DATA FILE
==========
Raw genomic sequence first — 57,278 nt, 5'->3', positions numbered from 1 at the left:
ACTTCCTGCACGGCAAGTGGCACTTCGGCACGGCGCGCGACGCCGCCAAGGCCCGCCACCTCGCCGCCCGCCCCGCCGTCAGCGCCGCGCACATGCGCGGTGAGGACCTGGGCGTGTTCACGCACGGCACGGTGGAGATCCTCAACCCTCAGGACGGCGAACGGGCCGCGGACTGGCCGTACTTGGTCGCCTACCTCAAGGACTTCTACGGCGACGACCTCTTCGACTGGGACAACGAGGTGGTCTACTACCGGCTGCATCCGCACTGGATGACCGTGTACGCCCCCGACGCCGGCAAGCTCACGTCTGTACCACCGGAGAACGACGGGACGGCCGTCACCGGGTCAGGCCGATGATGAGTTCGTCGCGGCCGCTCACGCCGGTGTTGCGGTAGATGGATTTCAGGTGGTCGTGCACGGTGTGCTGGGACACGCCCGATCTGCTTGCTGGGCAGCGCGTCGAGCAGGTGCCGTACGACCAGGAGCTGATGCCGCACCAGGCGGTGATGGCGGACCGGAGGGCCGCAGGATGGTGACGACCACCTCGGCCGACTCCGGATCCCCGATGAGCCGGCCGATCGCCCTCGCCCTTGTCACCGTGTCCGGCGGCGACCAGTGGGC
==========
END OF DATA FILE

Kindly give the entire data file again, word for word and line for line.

Raw genomic sequence first — 57,278 nt, 5'->3', positions numbered from 1 at the left:
ACTTCCTGCACGGCAAGTGGCACTTCGGCACGGCGCGCGACGCCGCCAAGGCCCGCCACCTCGCCGCCCGCCCCGCCGTCAGCGCCGCGCACATGCGCGGTGAGGACCTGGGCGTGTTCACGCACGGCACGGTGGAGATCCTCAACCCTCAGGACGGCGAACGGGCCGCGGACTGGCCGTACTTGGTCGCCTACCTCAAGGACTTCTACGGCGACGACCTCTTCGACTGGGACAACGAGGTGGTCTACTACCGGCTGCATCCGCACTGGATGACCGTGTACGCCCCCGACGCCGGCAAGCTCACGTCTGTACCACCGGAGAACGACGGGACGGCCGTCACCGGGTCAGGCCGATGATGAGTTCGTCGCGGCCGCTCACGCCGGTGTTGCGGTAGATGGATTTCAGGTGGTCGTGCACGGTGTGCTGGGACACGCCCGATCTGCTTGCTGGGCAGCGCGTCGAGCAGGTGCCGTACGACCAGGAGCTGATGCCGCACCAGGCGGTGATGGCGGACCGGAGGGCCGCAGGATGGTGACGACCACCTCGGCCGACTCCGGATCCCCGATGAGCCGGCCGATCGCCCTCGCCCTTGTCACCGTGTCCGGCGGCGACCAGTGGGC